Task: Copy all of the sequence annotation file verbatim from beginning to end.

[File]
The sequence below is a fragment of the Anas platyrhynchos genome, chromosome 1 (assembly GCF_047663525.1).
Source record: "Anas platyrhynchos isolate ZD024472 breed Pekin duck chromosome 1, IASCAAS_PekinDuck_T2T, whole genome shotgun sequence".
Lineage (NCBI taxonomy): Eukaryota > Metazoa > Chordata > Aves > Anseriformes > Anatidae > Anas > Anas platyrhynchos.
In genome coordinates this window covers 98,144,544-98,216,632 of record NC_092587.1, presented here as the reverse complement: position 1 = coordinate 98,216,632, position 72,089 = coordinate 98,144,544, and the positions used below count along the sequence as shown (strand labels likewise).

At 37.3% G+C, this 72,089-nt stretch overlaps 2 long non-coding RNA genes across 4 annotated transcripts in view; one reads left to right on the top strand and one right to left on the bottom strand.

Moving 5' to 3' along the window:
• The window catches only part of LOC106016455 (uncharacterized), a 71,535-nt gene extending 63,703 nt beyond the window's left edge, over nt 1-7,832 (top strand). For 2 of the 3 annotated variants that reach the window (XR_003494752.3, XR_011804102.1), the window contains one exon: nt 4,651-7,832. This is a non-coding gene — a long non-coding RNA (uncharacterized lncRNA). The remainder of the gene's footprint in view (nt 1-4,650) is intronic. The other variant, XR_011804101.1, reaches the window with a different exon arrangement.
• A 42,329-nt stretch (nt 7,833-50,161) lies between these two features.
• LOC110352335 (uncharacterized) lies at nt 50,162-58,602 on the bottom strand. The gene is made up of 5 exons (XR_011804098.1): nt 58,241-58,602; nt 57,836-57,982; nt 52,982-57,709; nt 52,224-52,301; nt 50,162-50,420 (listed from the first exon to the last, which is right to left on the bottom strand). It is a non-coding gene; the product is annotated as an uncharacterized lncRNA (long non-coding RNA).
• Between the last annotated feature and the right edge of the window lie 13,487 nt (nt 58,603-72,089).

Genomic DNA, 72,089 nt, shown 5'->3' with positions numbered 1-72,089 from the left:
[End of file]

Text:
The sequence below is a fragment of the Anas platyrhynchos genome, chromosome 1 (assembly GCF_047663525.1).
Source record: "Anas platyrhynchos isolate ZD024472 breed Pekin duck chromosome 1, IASCAAS_PekinDuck_T2T, whole genome shotgun sequence".
Lineage (NCBI taxonomy): Eukaryota > Metazoa > Chordata > Aves > Anseriformes > Anatidae > Anas > Anas platyrhynchos.
In genome coordinates this window covers 98,144,544-98,216,632 of record NC_092587.1, presented here as the reverse complement: position 1 = coordinate 98,216,632, position 72,089 = coordinate 98,144,544, and the positions used below count along the sequence as shown (strand labels likewise).

At 37.3% G+C, this 72,089-nt stretch overlaps 2 long non-coding RNA genes across 4 annotated transcripts in view; one reads left to right on the top strand and one right to left on the bottom strand.

Moving 5' to 3' along the window:
• The window catches only part of LOC106016455 (uncharacterized), a 71,535-nt gene extending 63,703 nt beyond the window's left edge, over nt 1-7,832 (top strand). For 2 of the 3 annotated variants that reach the window (XR_003494752.3, XR_011804102.1), the window contains one exon: nt 4,651-7,832. This is a non-coding gene — a long non-coding RNA (uncharacterized lncRNA). The remainder of the gene's footprint in view (nt 1-4,650) is intronic. The other variant, XR_011804101.1, reaches the window with a different exon arrangement.
• A 42,329-nt stretch (nt 7,833-50,161) lies between these two features.
• LOC110352335 (uncharacterized) lies at nt 50,162-58,602 on the bottom strand. The gene is made up of 5 exons (XR_011804098.1): nt 58,241-58,602; nt 57,836-57,982; nt 52,982-57,709; nt 52,224-52,301; nt 50,162-50,420 (listed from the first exon to the last, which is right to left on the bottom strand). It is a non-coding gene; the product is annotated as an uncharacterized lncRNA (long non-coding RNA).
• Between the last annotated feature and the right edge of the window lie 13,487 nt (nt 58,603-72,089).

Genomic DNA, 72,089 nt, shown 5'->3' with positions numbered 1-72,089 from the left: